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Category Archives: Poetry

Waiting for the green

Cows at Powder Flat

 

 

Waiting for the green

Snow melt seeps and soaks the roots

Of summer’s bounty

finding the burrs

plenty to eat

 
 

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Hoarfrost Haiku

hoarfrost-on-fence

Hoarfrost stars sparkling,

meteors blazing a cold

ephemeral light.

 
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Posted by on February 16, 2017 in Nature and Wildlife, Poetry

 

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Happy New Year

New Year's morning and Battle Mountain

New Year’s morning and Battle Mountain

The year dawns new
and clean
and full of hope.
Sunrise sending
gleams of light sparkling
across snowy meadows,
shining up like
diamond shards—
crystal glimmers pricking
cool frosting spread
smooth across the fields.
In spring, these hills hide
baby calves with mama cows
mooing softly.
Summer hums with
growing hay, and tractors
rolling past midnight,
scheduled by dew upon
moonlit windrows.
Autumn brings lambs,
deer, elk, grazing on
harvest’s aftermath.
Then the long brown
quiet awaits
snow, and silence
and the shimmering
pallet waiting for sunrise–
painting the
New Year.

 
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Posted by on January 1, 2017 in Nature and Wildlife, Poetry

 

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Snake Fire

Helicopter with bucket hauling water to the Snake Fire

Helicopter with bucket hauling water to the Snake Fire

 

 

All the Forest waits

to burn, nature’s tinderbox

waiting for a match.

 
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Posted by on September 20, 2016 in Events, Nature and Wildlife, Poetry

 

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Summer Solstice Sunrise

sunrise over Reed Draw

sunrise over Reed Draw

Summer solstice sunrise
shine on, shine on.
These long, lingering days
bring blessings.
The growing season rises up
hot and green and
full of promise.
Hard to believe
all that turns
on this day
as we begin the slow march
toward equinox,
toward winter’s nights,
cold and dark.
But for now
grasses grow, and
portend prosperity,
protection against that time
when winter threatens hunger.
Hope flows from this
summer solstice promise
of plenty.

 
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Posted by on June 21, 2015 in Nature and Wildlife, Poetry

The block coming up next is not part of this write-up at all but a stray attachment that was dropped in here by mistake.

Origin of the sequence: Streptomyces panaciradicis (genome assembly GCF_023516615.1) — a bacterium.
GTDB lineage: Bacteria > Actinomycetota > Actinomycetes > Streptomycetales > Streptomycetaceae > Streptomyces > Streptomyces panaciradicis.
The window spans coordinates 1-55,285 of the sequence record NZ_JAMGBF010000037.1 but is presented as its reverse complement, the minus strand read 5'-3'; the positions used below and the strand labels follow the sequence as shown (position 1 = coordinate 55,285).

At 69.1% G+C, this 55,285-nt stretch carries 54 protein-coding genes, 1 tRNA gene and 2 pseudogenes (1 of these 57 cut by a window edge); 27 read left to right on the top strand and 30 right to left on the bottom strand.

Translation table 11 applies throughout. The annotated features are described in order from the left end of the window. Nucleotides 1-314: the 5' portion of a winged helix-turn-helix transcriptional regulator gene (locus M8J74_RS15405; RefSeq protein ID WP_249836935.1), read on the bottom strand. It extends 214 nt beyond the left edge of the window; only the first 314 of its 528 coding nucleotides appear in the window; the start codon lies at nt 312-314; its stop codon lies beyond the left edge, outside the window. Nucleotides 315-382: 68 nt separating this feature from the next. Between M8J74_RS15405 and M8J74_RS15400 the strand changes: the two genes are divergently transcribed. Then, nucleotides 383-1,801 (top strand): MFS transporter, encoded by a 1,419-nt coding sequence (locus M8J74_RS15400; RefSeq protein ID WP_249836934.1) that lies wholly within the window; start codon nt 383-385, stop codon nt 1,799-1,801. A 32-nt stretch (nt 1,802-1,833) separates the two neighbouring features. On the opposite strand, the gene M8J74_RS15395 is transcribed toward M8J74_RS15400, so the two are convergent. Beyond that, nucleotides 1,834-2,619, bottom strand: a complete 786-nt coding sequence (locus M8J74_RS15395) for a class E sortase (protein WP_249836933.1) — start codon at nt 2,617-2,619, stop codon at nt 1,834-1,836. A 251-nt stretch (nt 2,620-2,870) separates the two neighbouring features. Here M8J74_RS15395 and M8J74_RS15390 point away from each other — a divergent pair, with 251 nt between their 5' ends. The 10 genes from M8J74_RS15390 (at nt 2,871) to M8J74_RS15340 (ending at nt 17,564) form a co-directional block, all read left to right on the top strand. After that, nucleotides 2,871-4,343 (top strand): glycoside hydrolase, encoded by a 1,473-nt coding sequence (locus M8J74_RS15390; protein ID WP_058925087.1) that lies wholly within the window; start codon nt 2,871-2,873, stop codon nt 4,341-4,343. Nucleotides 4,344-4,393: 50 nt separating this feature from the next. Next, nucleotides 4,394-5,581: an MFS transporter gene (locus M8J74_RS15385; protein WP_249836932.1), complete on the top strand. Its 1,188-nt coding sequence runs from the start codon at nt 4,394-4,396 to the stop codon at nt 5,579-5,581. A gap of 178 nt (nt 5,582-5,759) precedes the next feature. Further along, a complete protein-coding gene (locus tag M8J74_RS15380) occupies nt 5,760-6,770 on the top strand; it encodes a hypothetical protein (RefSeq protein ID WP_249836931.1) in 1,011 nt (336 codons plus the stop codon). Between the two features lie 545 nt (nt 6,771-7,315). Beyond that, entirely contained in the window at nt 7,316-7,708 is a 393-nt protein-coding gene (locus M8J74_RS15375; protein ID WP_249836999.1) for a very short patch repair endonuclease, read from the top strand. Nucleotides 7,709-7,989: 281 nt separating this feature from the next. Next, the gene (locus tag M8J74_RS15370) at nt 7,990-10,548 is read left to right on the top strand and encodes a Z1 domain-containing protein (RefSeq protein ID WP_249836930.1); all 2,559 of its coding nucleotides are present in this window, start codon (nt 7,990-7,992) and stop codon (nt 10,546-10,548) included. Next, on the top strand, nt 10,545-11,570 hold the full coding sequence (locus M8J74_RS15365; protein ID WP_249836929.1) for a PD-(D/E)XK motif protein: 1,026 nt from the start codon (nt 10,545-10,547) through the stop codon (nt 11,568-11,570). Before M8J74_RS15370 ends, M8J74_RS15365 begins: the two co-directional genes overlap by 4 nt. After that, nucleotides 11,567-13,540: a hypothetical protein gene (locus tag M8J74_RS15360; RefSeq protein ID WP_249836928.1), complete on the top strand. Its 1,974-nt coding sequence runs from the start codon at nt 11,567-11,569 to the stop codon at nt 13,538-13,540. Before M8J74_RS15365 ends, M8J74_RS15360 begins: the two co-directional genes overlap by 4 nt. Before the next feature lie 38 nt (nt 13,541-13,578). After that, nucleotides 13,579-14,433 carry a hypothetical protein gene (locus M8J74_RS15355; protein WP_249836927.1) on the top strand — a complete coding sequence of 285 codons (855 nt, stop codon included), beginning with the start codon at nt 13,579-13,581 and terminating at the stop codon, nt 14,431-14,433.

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Memorial Day

Reader Cemetary

Reader Cemetery

The Reader Cemetery is where most of my forebears are laid to rest. It has mostly fallen to Meghan and me (Sharon) to lay flowers on 21 graves. These include Pat’s father, my parents, both sets of grandparents, four great-grandparents, my brother, my sister, aunts and uncles on both sides of the family, cousins, and several beloved former employees of the ranch. It even includes a friend of my long-deceased grandfather who was killed in a notorious gunfight in Baggs in 1912 (Chick Bowen). We always try to lay flowers ahead of the Memorial Day ceremony at the cemetery.  This year, we were inundated in rain and fully occupied in the lambing shed, so did not get the flowers laid until Memorial Day itself–a day after the remembrance ceremony. We figured that the ancestors would understand about the lambing.

Maeve with her great-great-grandparents Terrill's stone

Maeve with her great-great-grandparents Terrills’ stone

Maeve Eleanor with her namesake, Laura Eleanor, and George Salisbury

Maeve Eleanor with her namesake, Laura Eleanor, and George Salisbury

Tombstone Time—A Sonnet

Of all the jobs that fell to me
Just one drew tears, and grief and dread
I postponed, but all would see
No stone upon my mother’s bed.

Gravestone nightmares filled my sleep,
This rock would last far past my days,
“I pray the Lord, my soul to keep”
And choose a stone ‘fore end of May

When friends and kin would honor her,
Winter dead, and ashes laid,
With tales of love, with summer flower,
Not let beloved mem’ry fade.

Life’s essence captured in one line
Carved in rock in tombstone time.

 

 
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Posted by on May 25, 2015 in Events, Family, Folks, Poetry

 

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Open winter; February thaw

This must be the February thaw.
It follows the January thaw, except
not much snow fell between
Aquarius and Pisces.

How will we know Spring?

Heifers on dry ground

Heifers on dry ground

she thinks she's hiding

she thinks she’s hiding

 

 

 

 

 

As storms pound the East Coast, and snow in Boston piles up, we watch our drifts melt away. We depend on snow for winter water for the sheep, and to bring summer moisture for everything. At Powder Flat, all our livestock are watering at reservoirs and wells.

 

 

 

The ewe lambs and old ewes still have a little snow below Lower Powder Spring

The ewe lambs and old ewes still have a little snow below Lower Powder Spring

The purebred ewes watering at Powder Flat

The purebred ewes watering at Powder Flat

The ewes watering below the Spring

The ewes watering below the Spring

Reflections

Reflections

leaving the water hole

leaving the water hole

through the waterhole fence

through the waterhole fence

Apolinario and Pat talk about water, with input from the dogs

Jean Carlos and Pat talk about water, with input from the dogs

Siobhan, Pat and Maeve

Siobhan, Pat and Maeve

 

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